Trial of former Border Patrol agent accused of killing four women enters day 3

Published: Nov. 30, 2022 at 10:59 AM CST
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WEBB COUNTY, TX. (KGNS) - The trial for the former agent accused of killing four women entered day three.

On Wednesday, a sheriff captain who was one of the leaders in the investigation of the four women murdered back in 2018 was the first to testify during the trial.

Webb County Sheriff’s Office Captain Federico Calderon told jurors that at first, he thought they were only handling two death investigations.

In the end, Calderon’s team and DPS were tasked to investigate five crimes; four murders and one aggravated assault.

The jurors were told the timeline of the investigation, which included the dates the four victims were found.

Calderon believed Melissa Ramirez was killed Sept. 3, Claudine Anne Luera on Sept. 13, and Griselda Cantu, and Janelle Ortiz on Sept. 14, 2018.

Some of the evidence shown was drone video recorded by the Webb County Sheriff’s Office of the crime scenes and the proximity between all of them.

Calderon told jurors that through their investigation, Ortiz knew Melissa Ramirez, Janelle Ortiz and claimed to not know Griselda Cantu or Claudine Anne Luera.

Ortiz was taken to the sheriff’s office station located on U.S 59, right outside city limits, for the interrogation; Ortiz’ truck was towed to the substation.

Webb County District Attorney, Isidro Alaniz, questioned Calderon on the process of preparing to interrogate Ortiz, the layout of the room, and what happened moments before Calderon entered the room.

The interview lasted over nine hours with Ortiz allowed food and restroom breaks.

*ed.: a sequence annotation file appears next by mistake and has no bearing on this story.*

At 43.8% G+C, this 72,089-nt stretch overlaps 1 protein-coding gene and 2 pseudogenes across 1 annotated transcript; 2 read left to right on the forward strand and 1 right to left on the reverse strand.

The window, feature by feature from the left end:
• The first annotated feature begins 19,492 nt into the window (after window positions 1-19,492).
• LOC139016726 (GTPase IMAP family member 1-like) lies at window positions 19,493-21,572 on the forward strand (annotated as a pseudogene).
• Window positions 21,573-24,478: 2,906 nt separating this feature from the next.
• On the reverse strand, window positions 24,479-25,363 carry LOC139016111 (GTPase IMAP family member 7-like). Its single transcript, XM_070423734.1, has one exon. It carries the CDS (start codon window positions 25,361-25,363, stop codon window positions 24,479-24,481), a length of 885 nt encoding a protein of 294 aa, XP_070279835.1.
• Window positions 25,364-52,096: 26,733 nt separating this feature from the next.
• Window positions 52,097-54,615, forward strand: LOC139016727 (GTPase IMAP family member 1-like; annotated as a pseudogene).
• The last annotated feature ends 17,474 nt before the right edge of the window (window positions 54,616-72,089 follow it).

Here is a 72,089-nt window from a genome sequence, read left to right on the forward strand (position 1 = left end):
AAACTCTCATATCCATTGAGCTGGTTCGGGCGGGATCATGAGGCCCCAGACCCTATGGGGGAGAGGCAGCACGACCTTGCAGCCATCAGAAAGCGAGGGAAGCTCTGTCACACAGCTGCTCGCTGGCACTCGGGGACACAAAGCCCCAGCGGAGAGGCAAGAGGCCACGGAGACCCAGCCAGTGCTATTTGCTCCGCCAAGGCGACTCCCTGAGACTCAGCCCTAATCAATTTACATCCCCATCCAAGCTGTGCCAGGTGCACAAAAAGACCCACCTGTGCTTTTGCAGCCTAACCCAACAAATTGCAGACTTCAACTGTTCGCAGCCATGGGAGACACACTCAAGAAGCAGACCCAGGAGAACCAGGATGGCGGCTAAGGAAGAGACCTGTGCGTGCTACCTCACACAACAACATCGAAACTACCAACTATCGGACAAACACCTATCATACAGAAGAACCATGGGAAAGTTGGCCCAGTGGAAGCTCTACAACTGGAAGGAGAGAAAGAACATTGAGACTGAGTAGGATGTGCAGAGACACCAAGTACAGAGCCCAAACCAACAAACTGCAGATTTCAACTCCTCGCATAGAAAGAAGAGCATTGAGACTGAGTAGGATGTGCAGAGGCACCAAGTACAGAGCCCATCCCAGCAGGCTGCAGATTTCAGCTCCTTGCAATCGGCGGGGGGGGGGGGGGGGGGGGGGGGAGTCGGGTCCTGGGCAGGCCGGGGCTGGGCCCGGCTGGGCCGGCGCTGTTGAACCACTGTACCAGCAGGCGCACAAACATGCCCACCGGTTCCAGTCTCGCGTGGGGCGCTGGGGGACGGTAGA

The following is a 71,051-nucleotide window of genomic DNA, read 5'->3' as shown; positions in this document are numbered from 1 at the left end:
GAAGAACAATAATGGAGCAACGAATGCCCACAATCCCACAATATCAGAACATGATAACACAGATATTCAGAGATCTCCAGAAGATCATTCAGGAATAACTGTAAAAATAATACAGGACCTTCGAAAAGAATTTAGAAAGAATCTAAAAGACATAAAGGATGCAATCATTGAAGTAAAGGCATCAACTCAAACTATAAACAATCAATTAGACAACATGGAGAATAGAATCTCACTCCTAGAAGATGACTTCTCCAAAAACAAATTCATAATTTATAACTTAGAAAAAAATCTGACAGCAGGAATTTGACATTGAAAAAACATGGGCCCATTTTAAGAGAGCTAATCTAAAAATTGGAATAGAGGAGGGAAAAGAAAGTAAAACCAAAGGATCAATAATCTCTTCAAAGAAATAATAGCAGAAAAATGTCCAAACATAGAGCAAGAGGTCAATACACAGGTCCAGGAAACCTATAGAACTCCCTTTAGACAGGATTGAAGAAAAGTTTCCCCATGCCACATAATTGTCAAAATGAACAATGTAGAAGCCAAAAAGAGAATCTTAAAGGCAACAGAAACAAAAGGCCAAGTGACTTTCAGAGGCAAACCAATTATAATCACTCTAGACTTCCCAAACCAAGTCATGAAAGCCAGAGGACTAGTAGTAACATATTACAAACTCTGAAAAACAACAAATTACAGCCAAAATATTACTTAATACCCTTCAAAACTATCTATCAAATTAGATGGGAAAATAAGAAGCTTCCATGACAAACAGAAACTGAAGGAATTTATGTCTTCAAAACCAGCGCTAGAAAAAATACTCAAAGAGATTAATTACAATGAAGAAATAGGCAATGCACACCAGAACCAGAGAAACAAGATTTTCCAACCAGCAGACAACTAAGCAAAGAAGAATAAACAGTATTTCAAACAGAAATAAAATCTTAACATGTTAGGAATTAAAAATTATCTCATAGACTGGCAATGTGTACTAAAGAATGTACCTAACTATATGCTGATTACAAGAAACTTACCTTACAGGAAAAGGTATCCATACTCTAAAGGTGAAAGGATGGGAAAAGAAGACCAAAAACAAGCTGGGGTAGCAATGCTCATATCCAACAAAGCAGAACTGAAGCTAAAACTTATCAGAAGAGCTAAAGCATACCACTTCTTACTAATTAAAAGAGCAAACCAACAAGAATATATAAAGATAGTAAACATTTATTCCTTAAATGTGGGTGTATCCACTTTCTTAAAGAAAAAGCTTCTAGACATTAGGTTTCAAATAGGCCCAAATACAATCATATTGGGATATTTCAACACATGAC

Calderon told jurors Ortiz was not given any guarantees or threatened either physically or verbally during the interrogation process.

A timeline of Ortiz’ arrest was outlined to jurors on what happened Saturday, Sept. 15, 2018.

At 12:07 a.m., an alert was sent out for Ortiz’s truck.

Then at 12:57 a.m., authorities located the truck at the Stripes located at the corner of San Bernardo and Jefferson by DPS Trooper Bradshaw and his partner.

Trooper Bradshaw and Trooper Obregon approached Ortiz outside the Stripes at 1:02 a.m.; a chase is ensued southbound toward the Ava Hotel located on 800 Garden St.

At 2:30 a.m., Ortiz is located behind the bed of a pickup truck on the top floor of the parking garage at the Ava Hotel.

Ortiz was secured inside a patrol unit at 2:39 a.m. which is when investigators transported him to the sheriff’s substation off Highway 59.

Investigators arrived at the substation at 2:48 a.m. and Ortiz is placed in an interview room.

DPS Ranger Salinas and Calderon entered the interview room at 3:21 a.m.

Calderon told jurors that Ortiz confessed and was advised of his rights.

Ortiz had refused to sign the DPS Texas Ranger Division warning of rights which included his right to remain silent, right to attorney or to terminate the interview at any time.

The methods on how the interview was recorded was discussed and shown to jurors.

Pictures of items left behind inside Ortiz’s truck were shown and if he knew Erika Pena.

Pena testified during day one of the trial; she claimed to have known Ortiz and escaped from him.

Jurors were shown video of Ortiz sitting in a room at the sheriff’s substation shortly after 2:50 a.m.

District Attorney Alaniz questioned Calderon about Ortiz’ health, Calderon stated Ortiz had mentioned his military background, PTSD, and employment with U.S. Border Patrol.

The video of Ortiz sitting alone was played by the jurors, with District Attorney Alaniz asking Calderon questions; one of them referring to who asked Ortiz about experiencing blackouts.

The video of the interrogation between Ortiz, Calderon and Salinas began.

At the beginning of the interview, Ortiz gave officers consent to go inside his home, description of his weapons and spoke about his wife.

Ortiz told the officers he had a great relationship with his wife, who was a nurse and claimed his wife in San Antonio was “perfect.”

He went on to say he came to Laredo after a promotion, talked about his work with Border Patrol that included surveillance and shutting down stash houses.

The conversation shifted to Ortiz’s military background and his experience with PTSD, including medicine he was prescribed.

Ortiz said going to the V.A. “(Expletive) my life and now I’m here”, the veterans office he said “messed” him up is based in Laredo, Texas.